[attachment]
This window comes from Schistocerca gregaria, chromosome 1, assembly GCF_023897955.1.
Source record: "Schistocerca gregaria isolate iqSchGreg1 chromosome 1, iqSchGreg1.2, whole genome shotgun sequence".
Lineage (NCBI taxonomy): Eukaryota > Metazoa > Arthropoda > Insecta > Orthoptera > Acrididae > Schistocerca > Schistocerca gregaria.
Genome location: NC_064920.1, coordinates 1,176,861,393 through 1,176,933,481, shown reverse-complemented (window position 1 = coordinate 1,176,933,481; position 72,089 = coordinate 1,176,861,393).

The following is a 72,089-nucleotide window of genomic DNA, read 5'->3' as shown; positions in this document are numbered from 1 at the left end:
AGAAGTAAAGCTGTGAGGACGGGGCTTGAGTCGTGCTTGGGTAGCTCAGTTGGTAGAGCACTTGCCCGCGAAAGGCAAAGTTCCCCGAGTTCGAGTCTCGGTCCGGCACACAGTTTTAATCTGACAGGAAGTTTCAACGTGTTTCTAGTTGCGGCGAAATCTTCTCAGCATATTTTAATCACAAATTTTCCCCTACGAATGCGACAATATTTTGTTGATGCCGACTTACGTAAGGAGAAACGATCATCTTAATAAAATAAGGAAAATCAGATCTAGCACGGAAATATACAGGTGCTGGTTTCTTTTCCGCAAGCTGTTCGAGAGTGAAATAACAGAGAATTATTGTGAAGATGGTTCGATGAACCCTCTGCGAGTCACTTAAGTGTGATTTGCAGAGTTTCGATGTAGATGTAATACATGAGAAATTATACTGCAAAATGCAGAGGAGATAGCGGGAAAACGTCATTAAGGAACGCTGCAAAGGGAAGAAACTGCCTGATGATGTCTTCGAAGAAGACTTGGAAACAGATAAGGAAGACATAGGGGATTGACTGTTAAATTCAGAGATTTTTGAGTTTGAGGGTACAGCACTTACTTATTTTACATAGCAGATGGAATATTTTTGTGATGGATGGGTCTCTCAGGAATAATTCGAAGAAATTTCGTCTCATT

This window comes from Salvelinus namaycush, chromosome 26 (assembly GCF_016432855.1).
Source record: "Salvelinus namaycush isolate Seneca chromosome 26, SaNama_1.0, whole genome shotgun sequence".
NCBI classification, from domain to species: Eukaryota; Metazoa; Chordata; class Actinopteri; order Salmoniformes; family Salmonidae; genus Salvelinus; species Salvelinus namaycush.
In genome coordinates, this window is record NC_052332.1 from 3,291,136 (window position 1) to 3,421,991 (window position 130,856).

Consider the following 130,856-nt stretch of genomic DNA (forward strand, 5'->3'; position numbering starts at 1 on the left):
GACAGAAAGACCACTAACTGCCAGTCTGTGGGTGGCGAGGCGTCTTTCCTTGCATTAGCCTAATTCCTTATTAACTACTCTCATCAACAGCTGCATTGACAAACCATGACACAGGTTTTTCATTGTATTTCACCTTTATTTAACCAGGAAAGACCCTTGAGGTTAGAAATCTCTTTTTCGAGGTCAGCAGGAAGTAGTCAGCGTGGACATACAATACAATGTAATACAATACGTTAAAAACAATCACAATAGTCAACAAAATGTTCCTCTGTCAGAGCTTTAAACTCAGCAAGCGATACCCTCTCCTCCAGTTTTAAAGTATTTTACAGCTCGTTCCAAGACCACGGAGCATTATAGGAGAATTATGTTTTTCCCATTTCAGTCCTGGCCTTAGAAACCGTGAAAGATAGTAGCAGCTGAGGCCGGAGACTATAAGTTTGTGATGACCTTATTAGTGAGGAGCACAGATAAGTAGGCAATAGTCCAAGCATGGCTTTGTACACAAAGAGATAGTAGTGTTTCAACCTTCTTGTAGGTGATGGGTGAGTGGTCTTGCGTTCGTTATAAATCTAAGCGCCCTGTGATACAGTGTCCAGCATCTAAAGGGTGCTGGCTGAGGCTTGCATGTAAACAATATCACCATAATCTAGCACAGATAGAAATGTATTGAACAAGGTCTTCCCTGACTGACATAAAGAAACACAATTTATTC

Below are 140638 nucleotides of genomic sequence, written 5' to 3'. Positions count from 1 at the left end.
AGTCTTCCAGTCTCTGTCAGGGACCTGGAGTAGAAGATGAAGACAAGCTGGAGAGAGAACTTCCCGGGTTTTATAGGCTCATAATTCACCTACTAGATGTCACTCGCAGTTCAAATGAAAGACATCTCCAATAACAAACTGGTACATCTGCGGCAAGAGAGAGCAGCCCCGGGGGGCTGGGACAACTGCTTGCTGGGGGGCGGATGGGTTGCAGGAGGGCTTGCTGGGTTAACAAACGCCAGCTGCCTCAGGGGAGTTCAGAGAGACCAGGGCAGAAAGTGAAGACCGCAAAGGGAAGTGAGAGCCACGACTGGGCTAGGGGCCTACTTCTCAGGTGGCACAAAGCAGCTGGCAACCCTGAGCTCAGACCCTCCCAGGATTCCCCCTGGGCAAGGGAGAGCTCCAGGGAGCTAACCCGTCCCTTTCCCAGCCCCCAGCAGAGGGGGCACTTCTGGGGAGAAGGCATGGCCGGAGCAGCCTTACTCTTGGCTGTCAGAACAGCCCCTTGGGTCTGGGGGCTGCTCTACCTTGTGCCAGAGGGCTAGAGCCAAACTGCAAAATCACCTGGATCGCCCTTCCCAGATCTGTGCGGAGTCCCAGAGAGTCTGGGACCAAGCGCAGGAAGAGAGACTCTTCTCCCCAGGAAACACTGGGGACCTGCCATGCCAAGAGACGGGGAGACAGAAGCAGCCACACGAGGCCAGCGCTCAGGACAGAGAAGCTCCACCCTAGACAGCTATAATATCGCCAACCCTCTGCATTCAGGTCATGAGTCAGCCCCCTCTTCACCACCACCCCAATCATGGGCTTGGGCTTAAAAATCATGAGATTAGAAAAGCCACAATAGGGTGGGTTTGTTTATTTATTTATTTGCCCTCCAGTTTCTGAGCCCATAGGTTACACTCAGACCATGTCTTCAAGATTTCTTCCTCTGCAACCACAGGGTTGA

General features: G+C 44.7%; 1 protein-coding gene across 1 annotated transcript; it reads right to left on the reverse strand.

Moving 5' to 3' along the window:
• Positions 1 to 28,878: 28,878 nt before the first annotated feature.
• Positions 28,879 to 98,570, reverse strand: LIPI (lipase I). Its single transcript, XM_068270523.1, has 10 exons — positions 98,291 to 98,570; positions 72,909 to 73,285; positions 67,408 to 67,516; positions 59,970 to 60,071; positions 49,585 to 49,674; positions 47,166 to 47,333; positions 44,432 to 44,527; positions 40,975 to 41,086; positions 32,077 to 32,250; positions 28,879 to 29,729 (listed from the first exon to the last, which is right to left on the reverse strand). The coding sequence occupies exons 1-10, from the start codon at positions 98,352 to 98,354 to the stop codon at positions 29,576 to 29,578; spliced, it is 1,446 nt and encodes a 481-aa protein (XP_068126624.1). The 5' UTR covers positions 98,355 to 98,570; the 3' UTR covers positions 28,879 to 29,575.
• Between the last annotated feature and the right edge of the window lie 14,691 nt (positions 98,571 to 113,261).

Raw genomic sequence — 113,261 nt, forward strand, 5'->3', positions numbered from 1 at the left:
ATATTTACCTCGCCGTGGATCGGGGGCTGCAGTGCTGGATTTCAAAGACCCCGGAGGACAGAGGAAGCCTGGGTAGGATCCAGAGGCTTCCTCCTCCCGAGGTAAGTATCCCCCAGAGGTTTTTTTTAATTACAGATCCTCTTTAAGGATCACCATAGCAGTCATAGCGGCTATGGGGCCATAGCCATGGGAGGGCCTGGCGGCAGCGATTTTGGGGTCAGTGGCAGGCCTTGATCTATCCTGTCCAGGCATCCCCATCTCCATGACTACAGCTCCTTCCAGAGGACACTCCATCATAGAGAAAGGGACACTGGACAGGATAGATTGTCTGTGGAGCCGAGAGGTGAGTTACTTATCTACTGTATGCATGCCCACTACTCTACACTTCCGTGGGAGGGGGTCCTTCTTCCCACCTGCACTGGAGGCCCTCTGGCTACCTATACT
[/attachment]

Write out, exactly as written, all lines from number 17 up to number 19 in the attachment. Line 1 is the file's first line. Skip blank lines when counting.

• Positions 1 to 28,878: 28,878 nt before the first annotated feature.
• Positions 28,879 to 98,570, reverse strand: LIPI (lipase I). Its single transcript, XM_068270523.1, has 10 exons — positions 98,291 to 98,570; positions 72,909 to 73,285; positions 67,408 to 67,516; positions 59,970 to 60,071; positions 49,585 to 49,674; positions 47,166 to 47,333; positions 44,432 to 44,527; positions 40,975 to 41,086; positions 32,077 to 32,250; positions 28,879 to 29,729 (listed from the first exon to the last, which is right to left on the reverse strand). The coding sequence occupies exons 1-10, from the start codon at positions 98,352 to 98,354 to the stop codon at positions 29,576 to 29,578; spliced, it is 1,446 nt and encodes a 481-aa protein (XP_068126624.1). The 5' UTR covers positions 98,355 to 98,570; the 3' UTR covers positions 28,879 to 29,575.
• Between the last annotated feature and the right edge of the window lie 14,691 nt (positions 98,571 to 113,261).